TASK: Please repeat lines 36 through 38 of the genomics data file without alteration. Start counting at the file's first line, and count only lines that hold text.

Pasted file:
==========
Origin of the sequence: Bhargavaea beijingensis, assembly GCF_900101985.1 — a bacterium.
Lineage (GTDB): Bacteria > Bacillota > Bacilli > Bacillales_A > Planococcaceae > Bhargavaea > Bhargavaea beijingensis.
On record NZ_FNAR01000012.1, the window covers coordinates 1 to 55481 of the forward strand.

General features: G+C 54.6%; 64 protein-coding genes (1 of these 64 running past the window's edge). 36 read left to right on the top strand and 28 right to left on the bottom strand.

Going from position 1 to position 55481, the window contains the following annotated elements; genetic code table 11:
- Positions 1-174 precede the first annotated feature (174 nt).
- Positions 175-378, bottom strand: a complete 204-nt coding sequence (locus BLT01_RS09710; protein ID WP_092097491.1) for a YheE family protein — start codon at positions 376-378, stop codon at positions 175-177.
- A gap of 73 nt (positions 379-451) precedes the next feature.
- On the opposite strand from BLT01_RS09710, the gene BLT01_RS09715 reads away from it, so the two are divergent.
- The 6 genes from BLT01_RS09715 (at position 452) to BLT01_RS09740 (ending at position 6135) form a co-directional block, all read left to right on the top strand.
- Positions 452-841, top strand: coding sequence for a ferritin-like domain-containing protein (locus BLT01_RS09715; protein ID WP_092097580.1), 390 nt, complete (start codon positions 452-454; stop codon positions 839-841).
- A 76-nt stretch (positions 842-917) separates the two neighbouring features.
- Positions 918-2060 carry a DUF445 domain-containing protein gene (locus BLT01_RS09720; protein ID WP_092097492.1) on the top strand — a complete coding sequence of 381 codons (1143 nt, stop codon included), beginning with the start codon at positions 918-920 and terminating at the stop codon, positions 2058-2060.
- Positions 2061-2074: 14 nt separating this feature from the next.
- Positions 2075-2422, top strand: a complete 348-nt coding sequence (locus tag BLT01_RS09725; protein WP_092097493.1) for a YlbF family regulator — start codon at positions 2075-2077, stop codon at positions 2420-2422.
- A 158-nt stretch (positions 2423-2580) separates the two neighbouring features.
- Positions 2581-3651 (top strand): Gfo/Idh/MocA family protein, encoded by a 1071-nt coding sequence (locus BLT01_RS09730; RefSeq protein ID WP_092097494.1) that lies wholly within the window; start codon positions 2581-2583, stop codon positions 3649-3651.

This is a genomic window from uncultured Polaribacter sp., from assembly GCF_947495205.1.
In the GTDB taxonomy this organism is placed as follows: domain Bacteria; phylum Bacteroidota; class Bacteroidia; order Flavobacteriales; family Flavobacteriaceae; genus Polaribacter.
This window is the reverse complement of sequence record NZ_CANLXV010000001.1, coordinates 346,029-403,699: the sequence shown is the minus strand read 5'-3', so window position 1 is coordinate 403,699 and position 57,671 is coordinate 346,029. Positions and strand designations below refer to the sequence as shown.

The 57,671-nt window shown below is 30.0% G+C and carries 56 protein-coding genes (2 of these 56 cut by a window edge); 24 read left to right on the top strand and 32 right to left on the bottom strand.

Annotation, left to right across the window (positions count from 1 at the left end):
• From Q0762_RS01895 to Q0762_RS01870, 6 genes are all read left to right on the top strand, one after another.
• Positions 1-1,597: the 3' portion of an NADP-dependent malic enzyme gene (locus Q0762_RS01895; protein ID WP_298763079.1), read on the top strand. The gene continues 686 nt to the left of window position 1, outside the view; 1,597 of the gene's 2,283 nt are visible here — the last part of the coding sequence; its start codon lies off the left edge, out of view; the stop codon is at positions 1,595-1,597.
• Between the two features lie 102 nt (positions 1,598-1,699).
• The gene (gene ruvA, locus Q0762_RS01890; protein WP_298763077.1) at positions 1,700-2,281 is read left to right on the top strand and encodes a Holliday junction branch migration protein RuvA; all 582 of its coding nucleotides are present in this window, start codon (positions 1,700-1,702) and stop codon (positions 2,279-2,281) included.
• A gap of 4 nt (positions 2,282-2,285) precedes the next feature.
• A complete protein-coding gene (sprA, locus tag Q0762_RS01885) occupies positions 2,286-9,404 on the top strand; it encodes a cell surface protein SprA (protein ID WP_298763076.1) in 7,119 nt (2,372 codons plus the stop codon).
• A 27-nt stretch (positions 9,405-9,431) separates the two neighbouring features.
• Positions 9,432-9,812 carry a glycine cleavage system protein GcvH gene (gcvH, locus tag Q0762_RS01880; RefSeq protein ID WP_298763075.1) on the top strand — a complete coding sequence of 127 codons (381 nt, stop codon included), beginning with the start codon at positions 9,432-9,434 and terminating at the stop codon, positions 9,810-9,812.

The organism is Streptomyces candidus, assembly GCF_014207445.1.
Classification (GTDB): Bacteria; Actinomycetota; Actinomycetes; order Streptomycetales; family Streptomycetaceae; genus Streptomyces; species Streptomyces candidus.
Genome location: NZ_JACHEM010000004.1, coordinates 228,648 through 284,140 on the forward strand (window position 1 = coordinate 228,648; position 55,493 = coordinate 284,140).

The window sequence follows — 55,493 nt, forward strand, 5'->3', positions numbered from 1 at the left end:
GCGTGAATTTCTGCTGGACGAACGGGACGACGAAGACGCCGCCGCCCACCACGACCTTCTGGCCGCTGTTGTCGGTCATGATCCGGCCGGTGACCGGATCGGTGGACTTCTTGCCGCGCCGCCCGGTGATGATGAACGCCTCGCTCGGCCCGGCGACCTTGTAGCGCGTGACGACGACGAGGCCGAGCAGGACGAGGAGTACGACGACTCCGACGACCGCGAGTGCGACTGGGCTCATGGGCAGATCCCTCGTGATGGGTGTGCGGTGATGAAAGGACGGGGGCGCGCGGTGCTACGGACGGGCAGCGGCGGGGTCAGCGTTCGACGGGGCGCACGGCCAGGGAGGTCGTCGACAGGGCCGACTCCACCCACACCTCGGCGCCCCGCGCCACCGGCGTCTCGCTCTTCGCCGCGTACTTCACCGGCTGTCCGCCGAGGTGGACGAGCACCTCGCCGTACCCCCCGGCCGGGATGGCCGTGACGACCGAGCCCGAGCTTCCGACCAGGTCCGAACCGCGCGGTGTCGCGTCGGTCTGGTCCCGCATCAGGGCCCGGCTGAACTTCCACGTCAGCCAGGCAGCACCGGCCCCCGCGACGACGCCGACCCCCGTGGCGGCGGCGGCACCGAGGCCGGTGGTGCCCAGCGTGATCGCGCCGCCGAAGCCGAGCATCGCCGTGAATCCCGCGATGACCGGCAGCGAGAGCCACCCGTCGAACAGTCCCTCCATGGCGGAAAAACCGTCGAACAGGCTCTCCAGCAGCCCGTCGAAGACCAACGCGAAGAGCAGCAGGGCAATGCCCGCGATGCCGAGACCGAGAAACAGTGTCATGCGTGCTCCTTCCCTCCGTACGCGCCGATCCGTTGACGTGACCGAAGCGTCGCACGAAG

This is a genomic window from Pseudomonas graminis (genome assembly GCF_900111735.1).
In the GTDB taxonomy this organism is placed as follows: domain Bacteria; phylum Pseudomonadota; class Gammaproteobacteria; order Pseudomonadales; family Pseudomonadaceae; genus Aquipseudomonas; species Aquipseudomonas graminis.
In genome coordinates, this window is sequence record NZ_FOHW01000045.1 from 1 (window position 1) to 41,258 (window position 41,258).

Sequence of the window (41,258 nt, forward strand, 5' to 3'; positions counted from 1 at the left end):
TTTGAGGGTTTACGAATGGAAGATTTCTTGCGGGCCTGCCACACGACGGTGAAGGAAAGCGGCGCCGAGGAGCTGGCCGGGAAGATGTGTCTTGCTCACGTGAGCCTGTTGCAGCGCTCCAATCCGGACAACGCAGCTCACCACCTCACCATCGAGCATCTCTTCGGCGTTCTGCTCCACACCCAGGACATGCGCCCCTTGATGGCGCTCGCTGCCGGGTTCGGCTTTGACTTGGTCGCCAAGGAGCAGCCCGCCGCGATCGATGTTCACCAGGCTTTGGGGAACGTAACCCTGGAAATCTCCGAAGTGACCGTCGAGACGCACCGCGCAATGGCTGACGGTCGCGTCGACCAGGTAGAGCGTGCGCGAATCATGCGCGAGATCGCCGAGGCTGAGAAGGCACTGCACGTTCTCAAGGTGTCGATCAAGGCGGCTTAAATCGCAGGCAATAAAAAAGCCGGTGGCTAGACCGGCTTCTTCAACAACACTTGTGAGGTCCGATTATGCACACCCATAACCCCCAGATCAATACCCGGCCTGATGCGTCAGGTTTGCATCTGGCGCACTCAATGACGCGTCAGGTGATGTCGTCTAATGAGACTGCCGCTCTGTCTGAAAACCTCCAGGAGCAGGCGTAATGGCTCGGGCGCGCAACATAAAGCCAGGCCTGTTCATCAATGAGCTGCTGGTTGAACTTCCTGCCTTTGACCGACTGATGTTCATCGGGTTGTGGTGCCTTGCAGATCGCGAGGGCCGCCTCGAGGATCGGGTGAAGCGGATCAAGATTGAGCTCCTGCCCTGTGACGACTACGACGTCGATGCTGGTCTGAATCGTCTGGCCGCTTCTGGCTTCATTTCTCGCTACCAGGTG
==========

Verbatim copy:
This is a genomic window from Pseudomonas graminis (genome assembly GCF_900111735.1).
In the GTDB taxonomy this organism is placed as follows: domain Bacteria; phylum Pseudomonadota; class Gammaproteobacteria; order Pseudomonadales; family Pseudomonadaceae; genus Aquipseudomonas; species Aquipseudomonas graminis.
In genome coordinates, this window is sequence record NZ_FOHW01000045.1 from 1 (window position 1) to 41,258 (window position 41,258).